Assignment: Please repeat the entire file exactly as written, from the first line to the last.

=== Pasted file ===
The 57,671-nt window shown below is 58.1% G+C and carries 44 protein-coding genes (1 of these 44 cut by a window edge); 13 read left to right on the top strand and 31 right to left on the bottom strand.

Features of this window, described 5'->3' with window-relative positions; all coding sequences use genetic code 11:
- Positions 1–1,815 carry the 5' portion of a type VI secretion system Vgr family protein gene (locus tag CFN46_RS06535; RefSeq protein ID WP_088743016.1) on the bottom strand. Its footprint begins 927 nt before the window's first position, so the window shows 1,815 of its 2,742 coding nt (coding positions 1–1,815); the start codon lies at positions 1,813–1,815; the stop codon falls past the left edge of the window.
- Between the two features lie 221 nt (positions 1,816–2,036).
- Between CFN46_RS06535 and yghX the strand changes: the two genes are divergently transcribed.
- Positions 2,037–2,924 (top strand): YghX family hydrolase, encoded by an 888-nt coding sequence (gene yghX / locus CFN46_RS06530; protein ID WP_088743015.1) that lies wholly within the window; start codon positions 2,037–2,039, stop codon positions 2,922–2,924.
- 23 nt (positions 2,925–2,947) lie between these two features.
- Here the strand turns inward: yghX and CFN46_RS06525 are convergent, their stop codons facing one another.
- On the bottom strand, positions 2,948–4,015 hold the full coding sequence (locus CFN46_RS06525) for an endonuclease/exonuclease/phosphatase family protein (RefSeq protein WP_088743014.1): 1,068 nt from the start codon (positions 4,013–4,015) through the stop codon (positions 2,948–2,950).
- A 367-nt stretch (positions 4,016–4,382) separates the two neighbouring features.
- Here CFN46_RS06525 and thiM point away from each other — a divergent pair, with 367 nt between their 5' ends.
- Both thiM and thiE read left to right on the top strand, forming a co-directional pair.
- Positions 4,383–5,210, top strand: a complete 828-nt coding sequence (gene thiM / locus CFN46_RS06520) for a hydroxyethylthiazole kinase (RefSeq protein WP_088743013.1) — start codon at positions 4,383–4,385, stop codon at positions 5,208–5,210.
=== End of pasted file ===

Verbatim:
The 57,671-nt window shown below is 58.1% G+C and carries 44 protein-coding genes (1 of these 44 cut by a window edge); 13 read left to right on the top strand and 31 right to left on the bottom strand.

Features of this window, described 5'->3' with window-relative positions; all coding sequences use genetic code 11:
- Positions 1–1,815 carry the 5' portion of a type VI secretion system Vgr family protein gene (locus tag CFN46_RS06535; RefSeq protein ID WP_088743016.1) on the bottom strand. Its footprint begins 927 nt before the window's first position, so the window shows 1,815 of its 2,742 coding nt (coding positions 1–1,815); the start codon lies at positions 1,813–1,815; the stop codon falls past the left edge of the window.
- Between the two features lie 221 nt (positions 1,816–2,036).
- Between CFN46_RS06535 and yghX the strand changes: the two genes are divergently transcribed.
- Positions 2,037–2,924 (top strand): YghX family hydrolase, encoded by an 888-nt coding sequence (gene yghX / locus CFN46_RS06530; protein ID WP_088743015.1) that lies wholly within the window; start codon positions 2,037–2,039, stop codon positions 2,922–2,924.
- 23 nt (positions 2,925–2,947) lie between these two features.
- Here the strand turns inward: yghX and CFN46_RS06525 are convergent, their stop codons facing one another.
- On the bottom strand, positions 2,948–4,015 hold the full coding sequence (locus CFN46_RS06525) for an endonuclease/exonuclease/phosphatase family protein (RefSeq protein WP_088743014.1): 1,068 nt from the start codon (positions 4,013–4,015) through the stop codon (positions 2,948–2,950).
- A 367-nt stretch (positions 4,016–4,382) separates the two neighbouring features.
- Here CFN46_RS06525 and thiM point away from each other — a divergent pair, with 367 nt between their 5' ends.
- Both thiM and thiE read left to right on the top strand, forming a co-directional pair.
- Positions 4,383–5,210, top strand: a complete 828-nt coding sequence (gene thiM / locus CFN46_RS06520) for a hydroxyethylthiazole kinase (RefSeq protein WP_088743013.1) — start codon at positions 4,383–4,385, stop codon at positions 5,208–5,210.